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Taxes to interest rates: How Switzerland wants to boost people's spending power

Helena Bachmann
Helena Bachmann - [email protected]
Taxes to interest rates: How Switzerland wants to boost people's spending power
Consumer groups want Swiss households to have more money. Photo: SNB media

Prices of many products and services have been increasing in the past year, with other hikes still on the horizon. But there are some concrete measures to help Swiss consumers get more bang for their francs.

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While the prices of some goods are declining — for instance, Swiss supermarket chains are lowering the price of hundreds of products — on the whole, other costs are soaring, squeezing disposable incomes of many households

This is not an entirely new phenomenon: prices started to seriously go up in 2022, as inflation rates have risen, and the war in Ukraine caused prices of food and energy to climb as well.

In view of this upward trend, Stefan Meierhans, whom the government has appointed to monitor prices and propose solutions to lower them, met last week with representatives of several consumer groups.

The goal of the meeting was to come up with concrete ways to lower some of the skyrocketing costs, so that Swiss consumers have more money left over at the end of each month.

These are the main points that were discussed and solutions to cut them.

Health insurance

Not surprisingly, given the ongoing discussions about the various ways to curb the constantly climbing premiums — expected to rise by 8 to 9 percent in 2024 — the group considers health insurance to be their top priority.

While the French-speaking Consumer Federation (FRC) reiterated its call to freeze premiums at their existing level until legislators figure out how to reform the current expensive system, others proposed more moderate measures to save money.

For instance, the Ticino association is urging better control of medical bills issued by hospital and doctors to prevent overbilling.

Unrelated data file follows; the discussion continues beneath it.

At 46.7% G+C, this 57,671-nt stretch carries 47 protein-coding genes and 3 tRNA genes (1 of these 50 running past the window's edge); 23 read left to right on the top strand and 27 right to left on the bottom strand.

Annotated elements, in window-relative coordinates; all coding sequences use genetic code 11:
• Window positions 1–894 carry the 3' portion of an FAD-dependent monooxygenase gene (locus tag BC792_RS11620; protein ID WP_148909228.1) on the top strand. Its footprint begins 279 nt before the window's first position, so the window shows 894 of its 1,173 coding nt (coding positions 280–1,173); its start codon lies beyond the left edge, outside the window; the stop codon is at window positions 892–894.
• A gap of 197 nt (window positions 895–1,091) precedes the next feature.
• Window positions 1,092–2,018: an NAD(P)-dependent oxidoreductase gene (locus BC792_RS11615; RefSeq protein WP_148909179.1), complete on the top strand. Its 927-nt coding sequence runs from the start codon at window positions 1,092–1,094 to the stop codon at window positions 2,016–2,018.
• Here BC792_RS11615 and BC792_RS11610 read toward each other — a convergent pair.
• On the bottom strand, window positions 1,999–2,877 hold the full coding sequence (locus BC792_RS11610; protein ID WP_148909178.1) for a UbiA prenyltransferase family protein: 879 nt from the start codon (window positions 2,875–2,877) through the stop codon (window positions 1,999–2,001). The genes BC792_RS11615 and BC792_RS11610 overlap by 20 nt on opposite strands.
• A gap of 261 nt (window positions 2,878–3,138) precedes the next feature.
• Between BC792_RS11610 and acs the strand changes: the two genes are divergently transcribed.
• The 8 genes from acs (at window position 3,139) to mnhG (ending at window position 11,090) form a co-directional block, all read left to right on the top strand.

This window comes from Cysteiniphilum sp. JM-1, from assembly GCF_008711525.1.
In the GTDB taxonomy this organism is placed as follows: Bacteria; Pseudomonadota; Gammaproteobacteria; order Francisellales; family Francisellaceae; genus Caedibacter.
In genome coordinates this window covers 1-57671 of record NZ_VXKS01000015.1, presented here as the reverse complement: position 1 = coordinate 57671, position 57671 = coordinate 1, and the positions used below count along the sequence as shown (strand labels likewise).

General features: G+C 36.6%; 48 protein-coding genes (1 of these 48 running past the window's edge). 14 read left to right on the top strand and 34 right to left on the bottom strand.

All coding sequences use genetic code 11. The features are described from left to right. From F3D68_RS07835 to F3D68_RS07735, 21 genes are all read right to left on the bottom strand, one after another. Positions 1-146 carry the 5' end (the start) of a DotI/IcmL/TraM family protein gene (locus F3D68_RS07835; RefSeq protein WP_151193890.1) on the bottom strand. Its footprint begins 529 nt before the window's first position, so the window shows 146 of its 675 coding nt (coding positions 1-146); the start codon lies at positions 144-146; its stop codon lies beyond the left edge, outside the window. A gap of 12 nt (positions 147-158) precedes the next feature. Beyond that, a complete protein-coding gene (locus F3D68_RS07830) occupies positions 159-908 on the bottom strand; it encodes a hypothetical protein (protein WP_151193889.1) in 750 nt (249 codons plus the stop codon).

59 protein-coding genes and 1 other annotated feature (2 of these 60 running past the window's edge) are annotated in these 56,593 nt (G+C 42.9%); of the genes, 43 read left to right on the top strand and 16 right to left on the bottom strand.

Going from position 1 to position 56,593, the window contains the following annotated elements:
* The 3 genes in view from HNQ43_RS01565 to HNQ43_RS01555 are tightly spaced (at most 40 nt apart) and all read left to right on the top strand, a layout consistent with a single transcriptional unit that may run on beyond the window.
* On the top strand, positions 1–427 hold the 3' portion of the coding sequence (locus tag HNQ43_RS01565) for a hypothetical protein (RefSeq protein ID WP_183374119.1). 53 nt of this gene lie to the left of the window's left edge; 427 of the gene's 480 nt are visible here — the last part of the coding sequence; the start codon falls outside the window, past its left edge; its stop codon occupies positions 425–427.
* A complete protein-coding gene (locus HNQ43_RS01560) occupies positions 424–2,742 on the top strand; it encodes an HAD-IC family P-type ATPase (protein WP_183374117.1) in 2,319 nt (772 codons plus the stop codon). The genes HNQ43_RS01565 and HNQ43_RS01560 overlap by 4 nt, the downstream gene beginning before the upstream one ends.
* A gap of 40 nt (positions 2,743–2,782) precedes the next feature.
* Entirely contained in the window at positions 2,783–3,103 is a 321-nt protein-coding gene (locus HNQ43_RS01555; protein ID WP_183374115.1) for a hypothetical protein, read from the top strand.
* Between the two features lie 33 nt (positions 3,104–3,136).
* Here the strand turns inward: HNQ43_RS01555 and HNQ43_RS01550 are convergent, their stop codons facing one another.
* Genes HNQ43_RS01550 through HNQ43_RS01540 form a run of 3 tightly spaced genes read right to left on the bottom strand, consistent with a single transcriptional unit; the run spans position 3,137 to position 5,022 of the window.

Additionally, a more concerted effort should be made to encourage doctors, hospitals, and pharmacies to promote generic drugs, which cost less than brand medications.

Both are among major causes of growing healthcare costs in Switzerland.

These are other measures pushed by various groups to cut the cost of health insurance:

Would people in Switzerland benefit from a government healthcare scheme?

Should the cost of Switzerland's health insurance be based on income?

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Value Added Tax

If you purchase anything in Switzerland, you have to pay value added tax (VAT), which usually amounts to 7.7 percent of the product price.

This money has been used to finance the old-age insurance scheme, but as these pension funds are drying up, a higher VAT —of 8.1 percent — will go into effect from 2024.

For food and medications, which are now subject to a 2.5-percent tax, the VAT rate will go up to 2.6 percent.

According to Meierhans, these hikes could give some merchants a reason to mark up their prices by a higher margin than permitted.

“We are going to set up price monitoring system to prevent some people from taking advantage of this change to increase their prices more sharply than allowed,” he said.

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Interest-bearing savings accounts

After years of negative interest rates, Swiss National Bank (SNB) raised its rates to 1.75 percent in June.

Most banks, however, have not responded accordingly to this change, Sara Stalder, director of the German-speaking consumer association, pointed out at the meeting.

"When the SNB introduced negative interest rates, the banks had very imaginatively introduced or increased all kinds of fees,” she said. “Now that interest rates have gone up, banks have not completely reversed this course.”

Her group is therefore calling for higher returns on savings accounts. Instead of an interest rate of 0.5 to 0.8 percent — as is currently the case in most banks — financial institutions should offer a 1-percent interest, she said.
 

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